Ojibwa Culture Sustainability & Cultural Sovereignty


Bizindaadidaa, gaganoonididaa, ganawenindidaa… (Let’s listen to each other, let’s speak/converse together, let’s take care of each other…)


The sustainability of Ojibwa Culture is, and always has been, a priority to the sovereignty of the Keweenaw Bay Indian Community (KBIC or “Community”) throughout the 1842 Treaty ceded-territory. Sustaining Ojibwa culture means to sustain our identity as Anishinaabe Ojibwa, dedicated to cultural practices that are, and always have been, changing and adapting with the seasons, generations, landscape and water ecologies, technologies, and also, by interacting with other cultures. In order to sustain Ojibwa culture, we must express gratitude and respect in our daily practices and relationships, and assert our sovereignty through the use and sharing of Ojibwa values between and across multiple generations, as we have done since time immemorial.


Today, KBIC is diligently working to reclaim, revitalize, and strengthen Anishinaabe Ojibwa culture and cultural practices. It is our goal to increasingly integrate and share cultural teachings and values in all of the work we do for our community and relatives, and in partnership with others. To learn more about Ojibwa Culture and Cultural Sovereignty, please explore the resources below:


The Ojibwe People's Dictionary

The Language of the Three Fires Confederacy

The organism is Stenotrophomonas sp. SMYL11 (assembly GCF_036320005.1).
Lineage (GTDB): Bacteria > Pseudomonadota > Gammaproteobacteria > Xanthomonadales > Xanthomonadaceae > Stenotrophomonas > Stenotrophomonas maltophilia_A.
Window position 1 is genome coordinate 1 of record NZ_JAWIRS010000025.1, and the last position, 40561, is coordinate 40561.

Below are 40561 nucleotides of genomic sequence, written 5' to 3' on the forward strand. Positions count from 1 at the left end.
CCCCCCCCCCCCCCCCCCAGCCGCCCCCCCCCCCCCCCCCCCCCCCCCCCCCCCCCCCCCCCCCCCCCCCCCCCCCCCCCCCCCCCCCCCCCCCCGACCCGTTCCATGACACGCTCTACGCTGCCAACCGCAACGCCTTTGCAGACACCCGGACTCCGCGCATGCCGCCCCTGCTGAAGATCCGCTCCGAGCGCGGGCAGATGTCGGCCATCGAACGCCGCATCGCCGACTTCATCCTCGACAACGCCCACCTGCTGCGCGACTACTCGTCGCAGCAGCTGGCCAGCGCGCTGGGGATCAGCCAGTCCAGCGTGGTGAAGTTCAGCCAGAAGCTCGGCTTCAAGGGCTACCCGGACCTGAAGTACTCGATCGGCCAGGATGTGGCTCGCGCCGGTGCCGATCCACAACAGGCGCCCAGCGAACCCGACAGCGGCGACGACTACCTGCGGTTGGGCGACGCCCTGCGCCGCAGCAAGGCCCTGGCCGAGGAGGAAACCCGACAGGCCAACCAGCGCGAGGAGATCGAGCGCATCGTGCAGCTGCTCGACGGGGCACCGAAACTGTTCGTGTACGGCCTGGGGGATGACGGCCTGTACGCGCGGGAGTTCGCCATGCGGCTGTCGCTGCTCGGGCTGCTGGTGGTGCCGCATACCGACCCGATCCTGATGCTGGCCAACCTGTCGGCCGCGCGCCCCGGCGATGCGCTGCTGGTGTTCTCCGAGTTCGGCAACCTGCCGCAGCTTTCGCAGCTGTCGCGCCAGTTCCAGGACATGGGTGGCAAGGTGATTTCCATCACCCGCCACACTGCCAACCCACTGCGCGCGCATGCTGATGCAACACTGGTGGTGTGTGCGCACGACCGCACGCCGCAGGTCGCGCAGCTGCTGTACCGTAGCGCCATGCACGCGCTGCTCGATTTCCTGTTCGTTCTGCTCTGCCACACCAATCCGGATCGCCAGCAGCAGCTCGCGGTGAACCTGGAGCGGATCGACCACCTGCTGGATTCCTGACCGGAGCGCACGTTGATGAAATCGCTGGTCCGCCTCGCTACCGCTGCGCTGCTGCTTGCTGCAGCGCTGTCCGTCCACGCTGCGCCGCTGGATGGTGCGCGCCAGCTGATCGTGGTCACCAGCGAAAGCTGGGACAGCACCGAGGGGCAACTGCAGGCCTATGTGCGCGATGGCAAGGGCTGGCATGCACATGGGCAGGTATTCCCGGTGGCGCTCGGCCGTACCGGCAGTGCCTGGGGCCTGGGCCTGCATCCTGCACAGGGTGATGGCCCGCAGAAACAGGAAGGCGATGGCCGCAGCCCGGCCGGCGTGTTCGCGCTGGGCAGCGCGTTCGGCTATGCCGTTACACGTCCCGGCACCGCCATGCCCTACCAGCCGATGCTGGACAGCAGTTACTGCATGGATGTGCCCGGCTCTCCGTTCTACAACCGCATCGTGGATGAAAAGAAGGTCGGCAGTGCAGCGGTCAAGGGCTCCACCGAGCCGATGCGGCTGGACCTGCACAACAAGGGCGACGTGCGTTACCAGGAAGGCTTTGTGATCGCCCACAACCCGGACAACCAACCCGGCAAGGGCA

The Ways Story Map 

Ogichidaa Storytellers 

Nanabozho Original Instructions (Four Directions and Sacred Medicines, Kimmerer)

A Guide to Understanding Ojibwe Treaty Rights

The Creation Story of Kitche Manitou - (The Great Spirit) of the Ojibwe

Guidance for Requesting Cultural Teachings

Growing Up Ojibwe (GLIFWC)

Four Sacred Plants of the Anishinaabe

Seven Grandfather Teachings

Eagle Feather teaching

Migration Map

An Earth Keeper's Covenant

Harvest Calendar

Ojibwe Waasa-Inaabidaa “We look in all directions” (6-part documentary series)

Ojibway Indian Fact Sheet

Ojibwa History and Culture 

Native American Bear Mythology 

Gathering Birch and Birch Bark

Paper Birch Stands Map

Harvesting and use of Birch Bark

Wild Animals (Awesiiyag)

Birds (Bineshiiwag)

Fish (Gigoonh)

Insects (Manidoonsag)

Months of the Year

Other Words

Words to go by

The Great Flood  from the Mishomis Book by Eddie Benton Banai 


For many other publications ready for download or mail order, please visit the GLIFWC publications page.


The greatest lesson Nanabush imparted was how to learn. ~ WM Geniusz, 2009:67